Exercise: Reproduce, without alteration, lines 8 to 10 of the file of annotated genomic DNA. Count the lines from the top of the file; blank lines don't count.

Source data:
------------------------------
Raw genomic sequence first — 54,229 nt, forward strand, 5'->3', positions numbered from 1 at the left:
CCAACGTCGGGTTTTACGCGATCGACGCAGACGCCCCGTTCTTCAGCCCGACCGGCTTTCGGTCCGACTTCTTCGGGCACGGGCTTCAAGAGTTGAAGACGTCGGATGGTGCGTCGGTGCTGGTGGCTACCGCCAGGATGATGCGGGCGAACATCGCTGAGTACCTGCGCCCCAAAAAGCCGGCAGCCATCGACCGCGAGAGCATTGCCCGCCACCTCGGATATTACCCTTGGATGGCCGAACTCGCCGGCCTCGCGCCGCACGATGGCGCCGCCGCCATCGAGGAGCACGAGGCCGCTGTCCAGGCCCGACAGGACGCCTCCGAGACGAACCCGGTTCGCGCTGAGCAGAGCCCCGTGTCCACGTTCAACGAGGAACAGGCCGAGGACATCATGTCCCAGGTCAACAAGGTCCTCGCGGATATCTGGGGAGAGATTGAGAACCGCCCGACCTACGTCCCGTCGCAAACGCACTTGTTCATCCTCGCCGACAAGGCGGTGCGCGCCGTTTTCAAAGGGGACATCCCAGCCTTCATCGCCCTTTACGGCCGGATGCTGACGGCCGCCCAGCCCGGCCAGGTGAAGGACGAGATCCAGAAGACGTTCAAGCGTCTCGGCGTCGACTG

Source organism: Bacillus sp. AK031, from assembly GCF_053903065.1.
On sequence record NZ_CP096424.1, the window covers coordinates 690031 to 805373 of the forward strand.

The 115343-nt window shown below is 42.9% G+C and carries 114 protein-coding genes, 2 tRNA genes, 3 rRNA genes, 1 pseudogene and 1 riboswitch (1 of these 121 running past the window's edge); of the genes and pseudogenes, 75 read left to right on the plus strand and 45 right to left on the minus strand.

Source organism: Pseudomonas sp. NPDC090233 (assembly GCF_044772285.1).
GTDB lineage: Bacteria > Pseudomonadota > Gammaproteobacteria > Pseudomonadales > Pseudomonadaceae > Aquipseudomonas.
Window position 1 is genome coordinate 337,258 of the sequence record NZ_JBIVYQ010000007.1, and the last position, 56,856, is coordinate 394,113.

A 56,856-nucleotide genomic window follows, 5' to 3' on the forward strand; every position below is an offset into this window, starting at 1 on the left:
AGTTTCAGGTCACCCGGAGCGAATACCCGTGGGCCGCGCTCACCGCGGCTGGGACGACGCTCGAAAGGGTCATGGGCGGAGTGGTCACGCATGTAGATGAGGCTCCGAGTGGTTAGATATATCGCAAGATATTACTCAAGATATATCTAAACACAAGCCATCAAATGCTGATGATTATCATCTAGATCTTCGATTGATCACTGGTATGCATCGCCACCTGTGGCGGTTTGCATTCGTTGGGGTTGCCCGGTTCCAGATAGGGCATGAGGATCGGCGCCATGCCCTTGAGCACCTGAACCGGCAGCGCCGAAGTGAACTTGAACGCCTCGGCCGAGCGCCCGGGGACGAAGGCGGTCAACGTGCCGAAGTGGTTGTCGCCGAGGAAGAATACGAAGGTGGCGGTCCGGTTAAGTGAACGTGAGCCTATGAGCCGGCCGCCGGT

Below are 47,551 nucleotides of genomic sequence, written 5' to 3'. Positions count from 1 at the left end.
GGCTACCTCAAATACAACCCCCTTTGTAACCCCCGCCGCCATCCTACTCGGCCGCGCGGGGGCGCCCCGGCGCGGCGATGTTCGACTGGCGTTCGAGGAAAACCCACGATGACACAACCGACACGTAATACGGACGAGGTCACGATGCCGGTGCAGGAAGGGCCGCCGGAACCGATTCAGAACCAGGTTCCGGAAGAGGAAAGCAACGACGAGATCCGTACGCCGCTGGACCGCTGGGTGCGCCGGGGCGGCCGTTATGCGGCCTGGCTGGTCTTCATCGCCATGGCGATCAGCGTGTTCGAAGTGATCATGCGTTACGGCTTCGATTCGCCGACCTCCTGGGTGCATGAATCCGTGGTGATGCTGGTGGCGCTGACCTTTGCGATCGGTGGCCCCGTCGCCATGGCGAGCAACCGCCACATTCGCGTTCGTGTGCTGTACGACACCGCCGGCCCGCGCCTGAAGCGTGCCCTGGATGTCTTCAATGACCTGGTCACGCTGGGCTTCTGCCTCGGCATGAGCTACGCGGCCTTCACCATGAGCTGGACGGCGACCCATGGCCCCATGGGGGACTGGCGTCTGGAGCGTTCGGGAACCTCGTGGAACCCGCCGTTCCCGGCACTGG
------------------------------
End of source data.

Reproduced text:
Window position 1 is genome coordinate 337,258 of the sequence record NZ_JBIVYQ010000007.1, and the last position, 56,856, is coordinate 394,113.

A 56,856-nucleotide genomic window follows, 5' to 3' on the forward strand; every position below is an offset into this window, starting at 1 on the left:
AGTTTCAGGTCACCCGGAGCGAATACCCGTGGGCCGCGCTCACCGCGGCTGGGACGACGCTCGAAAGGGTCATGGGCGGAGTGGTCACGCATGTAGATGAGGCTCCGAGTGGTTAGATATATCGCAAGATATTACTCAAGATATATCTAAACACAAGCCATCAAATGCTGATGATTATCATCTAGATCTTCGATTGATCACTGGTATGCATCGCCACCTGTGGCGGTTTGCATTCGTTGGGGTTGCCCGGTTCCAGATAGGGCATGAGGATCGGCGCCATGCCCTTGAGCACCTGAACCGGCAGCGCCGAAGTGAACTTGAACGCCTCGGCCGAGCGCCCGGGGACGAAGGCGGTCAACGTGCCGAAGTGGTTGTCGCCGAGGAAGAATACGAAGGTGGCGGTCCGGTTAAGTGAACGTGAGCCTATGAGCCGGCCGCCGGT